Improbable AVR -> 8088 substitution for PC/XT

Probability this can work: 98%, working well: 50% A LOT of work, and utterly ridiculous.

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Previously called "Improbable Secret Project"

The idea is to replace a PC/XT clone's 8088 CPU with an AVR. Not an emulation, per-se... more a test-bed for AVR development, with access to the XT's peripherals, ISA cards, CGA, and more.
Maybe a full-on AVR-based "Personal Computer", though, x86 emulation is definitely being considered.

(Interesting note: The 8086 allegedly ran at ~300KIPS, that's 0.3MIPS!)

(random note to self: 18868086881)

This project has been an adventure of the most ridiculous sort...

At the time I started this project-page I planned on emulating an 8088 in an AVR, so the AVR could be a drop-in replacement for the original CPU in an IBM PC/XT clone. The discovery that the original 8086 ran at something like 0.3MIPS, and the knowledge that AVRs can run at 20MIPS gave me the idea that maybe it would be possible to emulate an (even slower) 8088 in an AVR at usable-speeds, and maybe even run faster than the original.

I spent quite a bit of the lead-up time learning the (then, to me) "black-box" that x86-architecture has been to me for decades. This was aided by the fact that the original technical references for the 8088/8086 go into quite a bit of detail explaining *why* they made decisions they made in this (then new) design, in comparison to Intel's earlier processors, like the 8085, which are much more similar to the Atmel AVRs I'm so familiar with. E.G. Why do they use "segments" in the x86 architecture? And what the heck does 33:4567 mean, as an address, anyhow? (One of the many things I couldn't wrap my head around in previous endeavors trying to understand the x86 architecture).

From there, I went on to [re]assemble my PC/XT clone from parts that'd been poorly-stored for years in various boxes with other scrap PCBs and no anti-static bags. That endeavor, alone, was utterly ridiculous; leading me to sleep upright on a tiny spot on my couch for days, if not weeks; home filled with open boxes, cat sleeping angrily under the TV. And some completely unexpected, and amazing, results in the process. Including meeting someone who emailed to me exactly the (very rare) information I needed within 3 hours of my contacting an email address found in a forum post written 17 years earlier. (whoa!). Also, the surprising discovery that PNPs' emitters can be connected to the ground-rail and make for a [only slightly-differently]-functional circuit than the NPN I'd intended. Also, some "fun" with computers that seemingly-consciously refused to be of assistance (one, quite literally, glaring back at me in contempt).

As it stands, I've finally got the PC/XT clone assembled and running in an ATX case, and, with the help of a fellow HaDer, even installed my very first x86-Assembly program as a BIOS-Extension ROM, that it boots straight into!


Still, at this point in the story, I'd been planning to emulate the 8088/86 instruction-set within my AVR... And I'd done quite a bit learning about the instruction-set...

"That's a pretty big lookup-table, nevermind all the code. But I have *some* ideas about how to shrink it... maybe at the cost of execution-speed."

Also, at this point in the story, I started considering other ideas, such as emulating *hardware* within the AVR... Thanks to some other projects 'round HaD. E.G. Why use the 8250 UART, on an ISA card, when the AVR has a USART built-in? I did the math, and discovered that writing a byte to the AVR's USART transmit-register would take ~3AVR instruction-cycles, whereas doing the same with the 8250 could take more than ten times as long! Similarly, if the 8088's 8KB BIOS ROM was stored within the AVR, rather than on the 8088's "bus-interface", execution of the BIOS (the Basic Input/Output System, used for *way* more than just POST!) could be *significantly* faster.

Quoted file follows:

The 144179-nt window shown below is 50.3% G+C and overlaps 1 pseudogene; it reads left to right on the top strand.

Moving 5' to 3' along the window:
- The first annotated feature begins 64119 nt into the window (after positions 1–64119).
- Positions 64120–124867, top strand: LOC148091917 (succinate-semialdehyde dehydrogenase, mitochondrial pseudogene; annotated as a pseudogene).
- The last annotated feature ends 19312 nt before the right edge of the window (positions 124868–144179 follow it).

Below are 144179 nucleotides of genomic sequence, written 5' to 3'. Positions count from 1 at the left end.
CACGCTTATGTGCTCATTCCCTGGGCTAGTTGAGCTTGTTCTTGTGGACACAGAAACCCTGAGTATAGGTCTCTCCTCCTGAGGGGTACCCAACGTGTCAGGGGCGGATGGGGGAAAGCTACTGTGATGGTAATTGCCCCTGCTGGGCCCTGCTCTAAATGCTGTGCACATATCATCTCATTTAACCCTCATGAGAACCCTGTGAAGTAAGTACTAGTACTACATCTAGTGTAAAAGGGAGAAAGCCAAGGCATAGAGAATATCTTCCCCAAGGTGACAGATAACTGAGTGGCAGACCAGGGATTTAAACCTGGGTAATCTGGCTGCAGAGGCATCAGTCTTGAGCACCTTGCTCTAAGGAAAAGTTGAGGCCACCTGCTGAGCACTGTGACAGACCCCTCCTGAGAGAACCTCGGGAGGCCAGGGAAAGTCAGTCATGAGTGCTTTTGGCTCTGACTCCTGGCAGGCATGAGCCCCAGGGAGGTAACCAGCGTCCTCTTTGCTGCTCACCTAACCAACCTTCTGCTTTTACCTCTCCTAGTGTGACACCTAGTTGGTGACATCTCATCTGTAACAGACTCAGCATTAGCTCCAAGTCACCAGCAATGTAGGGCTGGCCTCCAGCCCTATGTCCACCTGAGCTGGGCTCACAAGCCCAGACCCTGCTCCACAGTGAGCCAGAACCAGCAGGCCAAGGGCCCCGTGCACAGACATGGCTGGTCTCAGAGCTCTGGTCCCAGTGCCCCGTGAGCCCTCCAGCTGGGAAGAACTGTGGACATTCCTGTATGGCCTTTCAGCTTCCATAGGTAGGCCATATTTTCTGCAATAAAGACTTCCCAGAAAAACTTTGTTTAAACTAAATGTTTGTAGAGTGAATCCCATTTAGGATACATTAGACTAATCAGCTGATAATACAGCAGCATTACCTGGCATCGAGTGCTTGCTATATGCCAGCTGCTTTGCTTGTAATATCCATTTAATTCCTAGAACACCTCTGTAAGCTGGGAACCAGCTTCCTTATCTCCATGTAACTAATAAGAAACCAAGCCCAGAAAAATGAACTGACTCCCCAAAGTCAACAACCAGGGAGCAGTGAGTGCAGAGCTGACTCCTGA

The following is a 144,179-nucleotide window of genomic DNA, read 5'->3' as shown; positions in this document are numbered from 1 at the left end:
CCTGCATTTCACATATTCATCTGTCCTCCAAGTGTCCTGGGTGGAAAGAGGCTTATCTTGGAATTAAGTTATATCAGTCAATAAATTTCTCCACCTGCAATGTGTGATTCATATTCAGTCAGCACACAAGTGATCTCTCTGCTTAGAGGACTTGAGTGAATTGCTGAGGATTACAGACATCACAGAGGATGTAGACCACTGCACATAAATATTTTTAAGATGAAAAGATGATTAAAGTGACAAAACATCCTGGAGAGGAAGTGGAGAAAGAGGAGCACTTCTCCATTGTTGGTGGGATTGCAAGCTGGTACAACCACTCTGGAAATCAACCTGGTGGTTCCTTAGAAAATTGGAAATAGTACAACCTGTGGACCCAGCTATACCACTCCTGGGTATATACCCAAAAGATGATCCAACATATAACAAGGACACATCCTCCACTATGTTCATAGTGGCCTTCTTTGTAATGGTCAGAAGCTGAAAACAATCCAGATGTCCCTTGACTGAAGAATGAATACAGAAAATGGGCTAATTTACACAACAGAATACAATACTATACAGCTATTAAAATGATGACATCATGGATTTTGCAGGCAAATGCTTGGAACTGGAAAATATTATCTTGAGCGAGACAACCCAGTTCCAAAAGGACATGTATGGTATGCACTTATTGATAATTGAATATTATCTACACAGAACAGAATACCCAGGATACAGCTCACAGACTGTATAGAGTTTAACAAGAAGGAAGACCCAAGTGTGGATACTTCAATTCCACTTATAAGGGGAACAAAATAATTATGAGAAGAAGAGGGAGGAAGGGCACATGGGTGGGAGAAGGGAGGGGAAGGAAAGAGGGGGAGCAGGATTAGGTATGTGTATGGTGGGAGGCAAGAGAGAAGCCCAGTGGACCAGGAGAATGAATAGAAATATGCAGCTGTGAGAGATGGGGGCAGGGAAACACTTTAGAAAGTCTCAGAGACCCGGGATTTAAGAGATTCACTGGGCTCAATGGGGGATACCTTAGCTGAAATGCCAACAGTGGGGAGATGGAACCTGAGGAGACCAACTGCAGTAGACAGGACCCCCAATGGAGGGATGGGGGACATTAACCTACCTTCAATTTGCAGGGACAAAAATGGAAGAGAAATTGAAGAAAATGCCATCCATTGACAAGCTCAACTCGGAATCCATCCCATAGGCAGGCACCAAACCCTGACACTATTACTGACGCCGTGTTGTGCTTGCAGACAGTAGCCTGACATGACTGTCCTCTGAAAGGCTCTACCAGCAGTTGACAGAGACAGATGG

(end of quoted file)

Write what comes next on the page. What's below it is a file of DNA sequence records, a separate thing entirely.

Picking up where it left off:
This is the point in the story where I take a step back and start thinking about what led me here in the first place... not only in terms of what I'd discovered *during* the project, but what led me to start this project...? And I realized, the goal from the beginning, from *years* before starting this "project," was to use an otherwise now-outdated (some might say "useless") system's motherboard and peripherals with the processor-architecture I'm already familiar (AVRs).

So, emulation of...

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IBM PC/XT schematics as layers in a GIMP file. marked-up a bit to help figure things out. Probably outdated.

x-xcf - 9.77 MB - 02/01/2017 at 23:02


View file

  • Warm-Fuzzy

    esot.eric4 days ago 0 comments

    I'm getting a warm-fuzzy feeling reading the DOS-based multi-color 80x25-character help-screen in a program copyright late in the first decade of the twenty-first century, explicitly mentioning its compatibility with (and workarounds for) PC/XT's running at 4.77MHz, to 486's running "pure DOS", to systems running Windows 2000 through XP, in backing-up and creating 5.25in floppy disks for systems like KayPros and Apple II's.

    Seriously, you have no idea how warm-fuzzy this is.


    This is a far tangent from this project... But actually not-so-much. In fact, I dug this guy out *to work on* this project. Though it seems I won't need it, it's a pretty amazing system that would've helped if I'd've known anything about it early-on. Suffice to say, many years ago I acquired an apparently VERY CUSTOM KayPro. I've been doing quite a bit of searching online, and it would seem there's basically nothing more than a few archived magazine-snippets, and *one* article, regarding this specific unit. Yeahp, there's a whole community (if not several), online, regarding KayPros and CP/M... People going to the effort to backup and restore images of Wordstar and things we have in *much* better functionality these days... Even people creating emulators (both CPU *and* circuitry/hardware) to use those things. And yet it would seem in the entirety of the interwebs, and amongst the entirety of those die-hards, not one has encountered this particular system, let-alone gone to the trouble to document anything about it.